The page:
It is definitely really important to treat past experiences as real, and to explore how perceived failures can be treated positively – to be learnt from and built upon. It’s also important to resolve or remove these blockages (if that’s what they are) to make sure that the people who made the comment can be brought on board, and not be allowed to undermine a new idea. Try exploring the real underlying issue behind the comment – maybe this can be achieved by very clinically dissecting the past experience and breaking down why it was deemed a failure, then contrasting this with the aims and measures which will be used to assess the success of the new idea. You might also consider giving an old failure a metaphorical wake, or Viking funeral – a heroic sendoff that signals to all involved that the old idea is gone, and now its time to move on to something new.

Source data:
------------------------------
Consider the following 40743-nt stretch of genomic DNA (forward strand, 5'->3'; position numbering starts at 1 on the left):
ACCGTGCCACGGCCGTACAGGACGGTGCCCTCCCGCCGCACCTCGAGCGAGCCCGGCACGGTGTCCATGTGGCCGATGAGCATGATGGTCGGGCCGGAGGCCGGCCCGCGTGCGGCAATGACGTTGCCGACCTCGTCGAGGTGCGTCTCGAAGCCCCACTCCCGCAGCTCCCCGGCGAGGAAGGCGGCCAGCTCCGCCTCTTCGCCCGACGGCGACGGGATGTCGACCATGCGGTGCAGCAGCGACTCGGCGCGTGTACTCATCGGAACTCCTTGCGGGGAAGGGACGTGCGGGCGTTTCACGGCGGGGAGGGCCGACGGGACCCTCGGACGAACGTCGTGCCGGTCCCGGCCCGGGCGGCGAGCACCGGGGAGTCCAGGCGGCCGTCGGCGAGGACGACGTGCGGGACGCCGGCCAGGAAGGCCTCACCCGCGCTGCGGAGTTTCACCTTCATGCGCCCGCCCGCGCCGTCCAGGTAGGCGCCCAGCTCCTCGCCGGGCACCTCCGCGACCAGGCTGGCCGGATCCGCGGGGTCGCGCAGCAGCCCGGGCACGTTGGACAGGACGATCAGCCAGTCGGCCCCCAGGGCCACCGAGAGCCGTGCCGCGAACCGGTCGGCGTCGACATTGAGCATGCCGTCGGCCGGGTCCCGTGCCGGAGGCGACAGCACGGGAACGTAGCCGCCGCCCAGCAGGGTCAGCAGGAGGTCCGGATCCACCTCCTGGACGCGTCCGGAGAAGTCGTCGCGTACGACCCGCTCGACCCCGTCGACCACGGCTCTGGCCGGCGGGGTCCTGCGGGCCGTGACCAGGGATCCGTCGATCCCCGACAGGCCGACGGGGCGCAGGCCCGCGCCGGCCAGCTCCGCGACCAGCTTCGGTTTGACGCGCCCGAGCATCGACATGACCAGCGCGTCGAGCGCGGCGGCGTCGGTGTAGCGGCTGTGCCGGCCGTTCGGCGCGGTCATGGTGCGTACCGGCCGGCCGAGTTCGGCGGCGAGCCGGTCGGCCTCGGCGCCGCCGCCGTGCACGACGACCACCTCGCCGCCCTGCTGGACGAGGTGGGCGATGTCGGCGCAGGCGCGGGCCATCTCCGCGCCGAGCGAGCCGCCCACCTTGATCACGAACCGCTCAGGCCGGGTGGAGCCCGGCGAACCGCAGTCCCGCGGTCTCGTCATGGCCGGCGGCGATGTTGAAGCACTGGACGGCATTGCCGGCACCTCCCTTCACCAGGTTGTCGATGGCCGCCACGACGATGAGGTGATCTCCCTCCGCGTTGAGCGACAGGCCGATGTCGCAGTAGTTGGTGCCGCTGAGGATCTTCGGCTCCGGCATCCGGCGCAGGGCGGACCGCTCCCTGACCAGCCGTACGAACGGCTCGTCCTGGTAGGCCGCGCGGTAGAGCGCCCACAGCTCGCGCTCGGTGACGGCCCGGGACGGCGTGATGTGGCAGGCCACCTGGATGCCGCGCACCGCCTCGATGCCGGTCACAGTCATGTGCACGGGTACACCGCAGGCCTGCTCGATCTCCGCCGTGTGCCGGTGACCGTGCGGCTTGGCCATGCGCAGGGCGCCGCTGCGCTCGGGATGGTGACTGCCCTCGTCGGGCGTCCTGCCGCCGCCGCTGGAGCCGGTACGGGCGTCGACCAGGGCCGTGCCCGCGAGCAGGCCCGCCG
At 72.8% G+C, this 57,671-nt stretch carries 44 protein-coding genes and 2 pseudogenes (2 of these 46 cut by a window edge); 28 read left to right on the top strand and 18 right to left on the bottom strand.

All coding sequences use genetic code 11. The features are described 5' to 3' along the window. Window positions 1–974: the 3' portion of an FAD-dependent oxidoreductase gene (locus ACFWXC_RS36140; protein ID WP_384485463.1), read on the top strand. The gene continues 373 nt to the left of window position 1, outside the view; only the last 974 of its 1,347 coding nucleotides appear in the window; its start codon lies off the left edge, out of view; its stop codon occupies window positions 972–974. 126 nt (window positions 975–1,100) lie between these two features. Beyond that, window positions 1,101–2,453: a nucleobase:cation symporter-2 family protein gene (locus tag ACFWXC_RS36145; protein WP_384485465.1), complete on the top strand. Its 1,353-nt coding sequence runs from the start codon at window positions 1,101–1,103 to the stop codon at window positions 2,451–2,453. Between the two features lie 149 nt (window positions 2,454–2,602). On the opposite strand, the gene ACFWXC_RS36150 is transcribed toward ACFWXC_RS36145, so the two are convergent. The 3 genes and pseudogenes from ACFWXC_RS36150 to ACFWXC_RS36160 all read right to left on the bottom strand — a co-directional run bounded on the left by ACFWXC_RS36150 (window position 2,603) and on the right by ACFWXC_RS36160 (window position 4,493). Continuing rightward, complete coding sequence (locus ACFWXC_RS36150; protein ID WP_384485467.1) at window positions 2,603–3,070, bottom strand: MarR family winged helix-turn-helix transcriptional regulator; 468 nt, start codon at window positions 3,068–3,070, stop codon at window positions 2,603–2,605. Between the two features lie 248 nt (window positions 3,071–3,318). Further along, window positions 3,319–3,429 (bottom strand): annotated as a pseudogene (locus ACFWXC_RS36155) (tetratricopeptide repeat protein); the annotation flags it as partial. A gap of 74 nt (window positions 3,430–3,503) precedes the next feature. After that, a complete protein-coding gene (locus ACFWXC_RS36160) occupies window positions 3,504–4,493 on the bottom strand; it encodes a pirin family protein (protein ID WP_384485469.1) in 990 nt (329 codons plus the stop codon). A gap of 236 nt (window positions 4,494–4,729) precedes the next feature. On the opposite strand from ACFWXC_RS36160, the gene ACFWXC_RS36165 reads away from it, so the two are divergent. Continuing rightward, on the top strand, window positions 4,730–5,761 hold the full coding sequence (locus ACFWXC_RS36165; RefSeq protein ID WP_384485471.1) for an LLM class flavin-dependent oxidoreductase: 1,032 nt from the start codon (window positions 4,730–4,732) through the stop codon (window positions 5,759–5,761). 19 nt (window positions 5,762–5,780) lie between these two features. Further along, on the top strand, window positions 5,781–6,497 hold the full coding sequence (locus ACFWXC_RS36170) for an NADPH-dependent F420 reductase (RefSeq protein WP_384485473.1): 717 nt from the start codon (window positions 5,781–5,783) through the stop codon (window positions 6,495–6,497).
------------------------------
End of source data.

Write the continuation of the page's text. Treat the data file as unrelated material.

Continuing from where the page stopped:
Likewise, when “we’ve already thought of that” is the cry, the responding question has to be “well why haven’t you done anything about it ?”. Having ideas is easy, while executing the idea can often be really hard. A roadblock can be as simple as an anecdotal misunderstanding that just needs some new eyes and ears to unpick it to remove the roadblock. For example, in one company, a junior Lawyer made a disparaging comment about a concept that came to be eventually be distorted into “Legal won’t allow us to do it”. This put the concept into limbo for years before a new employee challenged the common misconception and brought the concept to life again.

Sometimes an idea just needs to be at the right time. Reasons for not proceeding with an idea can change due to external factors … customer expectations and habits change, laws & regulations change, technology and the competition all change, so why wouldn’t some older ideas be worth revisiting in light of all this ?